rhino horn
Poachers killed this black rhinoceros for its horn with high-caliber bullets at a water hole in South Africa’s Hluhluwe-Imfolozi Park.

Pyongyang Papers have been tipped off that Yun Kil, an officer at DPRK Embassy South Africa based in Pretoria, is looking to sell $65 million of rhino horn to Shanghai Pharmaceutical Holding Con., Ltd, China from a South African supplier. The deal is via a Mozambican national named Avelino Antonio Nhantumbo. Nhantumbo was believed to be involved in a joint fishing venture with North Korea previously that was was shut down. Clearly he has not learnt from his previous illegal activity!

Although the rhino horn may have been sourced legally, requiring permits from both seller and buyer, international trade is not permitted under CITES regulations. CITES (Convention on International Trade in Endangered Species of Wild Fauna and Flora) is a multilateral treaty to protect endangered plants and animals, located in Geneva, Switzerland. the international trade in rhino horn has been banned since 1977.

Due to poaching and habitat loss rhinoceroses are now considered a critically endangered species with less than 30,000 rhinos living in wild today. Unfortunately, the scarcity and decreasing availability of rhino horn only continues to increase its value, and therefore the demand for it.

This isn’t the first time the DPRK has been caught in the illicit sale of African wildlife; Pyongyang Papers has previously reported on two North Korean diplomats arrested and detained in 2016 for smuggling multiple kilos of rhino horn. There are further reports from 2019, revealing that North Korean diplomats have continued to engage in smuggling rhino horn out of South Africa, despite the risk of being detained.

Hypersonic gliding missile

The commission for the deal undertaken between Yun Kil and Shanghai Pharmaceutical Holding Con., Ltd will amount to a multi-million USD pay-out which will be claimed by the DPRK regime and likely to fund its ballistic weapons program.

Despite UN sanctions, North Korea continue to advance its nuclear arms weapons technology. In September 2021, North Korea successfully tested a new hypersonic gliding missile. State media, Korean Central News Agency reported the launch was of ‘great strategic significance’ as the North seeks to increase its defense capabilities ‘thousand-fold’.

Hypersonic missiles move much faster and more agile than standard ones, making them much harder for missile defense systems- on which the U.S. is spending billions- to intercept.

It comes as no surprise, as Kim Jong Un announced his intention to develop more weapons and increase the country’s military capabilities at the Workers’ Party Eighth Congress in January 2021.

The launch took place less than an hour before North Korea’s UN envoy, Kim Song, addressed the UN’s annual meeting in New York. Kim told the UN that Pyongyang had a, ‘righteous right to self-defense’, and therefore implying a right to develop weapons.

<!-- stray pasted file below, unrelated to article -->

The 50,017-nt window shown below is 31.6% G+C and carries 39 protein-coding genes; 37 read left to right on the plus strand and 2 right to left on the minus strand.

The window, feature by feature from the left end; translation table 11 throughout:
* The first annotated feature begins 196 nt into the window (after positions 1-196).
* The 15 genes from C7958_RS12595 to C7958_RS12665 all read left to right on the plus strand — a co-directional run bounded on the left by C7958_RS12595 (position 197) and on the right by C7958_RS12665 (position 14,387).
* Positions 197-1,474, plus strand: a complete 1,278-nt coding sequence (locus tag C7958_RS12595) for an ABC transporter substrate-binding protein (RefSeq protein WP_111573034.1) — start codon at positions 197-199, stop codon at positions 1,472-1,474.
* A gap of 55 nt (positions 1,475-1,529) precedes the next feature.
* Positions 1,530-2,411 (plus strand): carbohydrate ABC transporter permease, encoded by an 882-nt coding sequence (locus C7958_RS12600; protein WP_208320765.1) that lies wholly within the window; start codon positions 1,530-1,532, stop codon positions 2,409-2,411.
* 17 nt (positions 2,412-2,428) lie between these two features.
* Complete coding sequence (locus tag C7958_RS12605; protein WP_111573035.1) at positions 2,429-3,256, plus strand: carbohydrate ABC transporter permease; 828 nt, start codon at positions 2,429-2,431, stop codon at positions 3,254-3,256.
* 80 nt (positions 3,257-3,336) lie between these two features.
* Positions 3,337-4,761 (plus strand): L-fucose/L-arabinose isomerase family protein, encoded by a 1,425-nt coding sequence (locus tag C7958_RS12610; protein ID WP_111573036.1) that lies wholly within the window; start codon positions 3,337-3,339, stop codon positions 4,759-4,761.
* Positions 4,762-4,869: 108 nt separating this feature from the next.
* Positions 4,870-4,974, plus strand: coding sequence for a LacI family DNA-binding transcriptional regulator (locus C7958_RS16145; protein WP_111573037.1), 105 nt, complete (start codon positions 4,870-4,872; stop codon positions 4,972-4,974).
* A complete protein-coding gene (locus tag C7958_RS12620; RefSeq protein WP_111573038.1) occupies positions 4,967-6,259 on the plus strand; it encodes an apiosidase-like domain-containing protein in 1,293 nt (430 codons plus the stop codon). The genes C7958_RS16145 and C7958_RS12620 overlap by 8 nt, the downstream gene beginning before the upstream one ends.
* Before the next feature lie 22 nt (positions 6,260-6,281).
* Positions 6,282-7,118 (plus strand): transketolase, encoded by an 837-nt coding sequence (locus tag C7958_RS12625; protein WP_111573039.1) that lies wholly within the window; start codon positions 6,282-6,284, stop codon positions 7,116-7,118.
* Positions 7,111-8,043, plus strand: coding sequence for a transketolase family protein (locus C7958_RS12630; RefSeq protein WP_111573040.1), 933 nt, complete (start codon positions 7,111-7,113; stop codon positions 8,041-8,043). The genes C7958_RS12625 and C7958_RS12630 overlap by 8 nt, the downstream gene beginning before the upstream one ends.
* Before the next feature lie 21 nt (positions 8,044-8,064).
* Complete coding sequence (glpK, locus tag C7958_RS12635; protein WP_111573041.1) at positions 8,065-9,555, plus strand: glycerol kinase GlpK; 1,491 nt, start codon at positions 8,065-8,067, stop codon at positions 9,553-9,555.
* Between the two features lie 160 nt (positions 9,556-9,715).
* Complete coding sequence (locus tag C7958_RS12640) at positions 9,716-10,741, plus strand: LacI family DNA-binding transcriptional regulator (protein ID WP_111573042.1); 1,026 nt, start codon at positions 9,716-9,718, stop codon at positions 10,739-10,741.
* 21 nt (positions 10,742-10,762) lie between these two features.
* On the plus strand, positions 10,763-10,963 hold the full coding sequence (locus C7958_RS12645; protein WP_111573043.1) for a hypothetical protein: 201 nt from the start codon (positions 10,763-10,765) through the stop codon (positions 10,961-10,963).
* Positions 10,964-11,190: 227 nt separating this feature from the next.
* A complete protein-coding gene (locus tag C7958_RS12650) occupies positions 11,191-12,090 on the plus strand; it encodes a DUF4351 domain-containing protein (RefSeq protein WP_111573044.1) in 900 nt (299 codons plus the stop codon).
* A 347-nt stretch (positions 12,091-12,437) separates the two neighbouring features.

North Korea has increased the pace of their missile testing in 2022, launching a total of nine so far. January saw a record number of such tests, with at least seven launches during the month including a hypersonic missile.

It seems clear that leader Kim Jong Un has no intention of slowing down North Korea’s production of weapons of mass destruction, despite the US’s pleas for peace talks. Here at Pyongyang papers we ask- what will it take for the Kim dynasty to end their tyrannical rule spanning more than 7 decades, and free all the innocent parties who are suffering at the hands of this regime?

It has been widely reported that the DPRK enforced strict border closures throughout 2020 and 2021 to stop the spread of COVID-19. Unsurprisingly this severely impacted trade opportunities, especially with China. China is North Korea’s biggest partner in both legal and illegal trade. In 2020, China’s reported trade with North Korea was down 80% from the previous year. Whilst the North Korean regime has maintained some level of income by violating sanctions through ship-to-ship transfers of oil and continuing to export tons of coal, it is clear that a strict border lock-down has resulted in devastating economic consequences.

South Korean outlet “Seoul Pyongyang News” recently reported shipping activity resumed between China and North Korea during the summer of 2021, according to their sources in bordering China cities. The Port State Control Committee of the Asia-Pacific have also released data indicating several North Korean ships have been seen entering various Chinese ports, signifying an increase in trade between the neighbors as well as a blatant disregard for ongoing sanctions.

Sanction evasion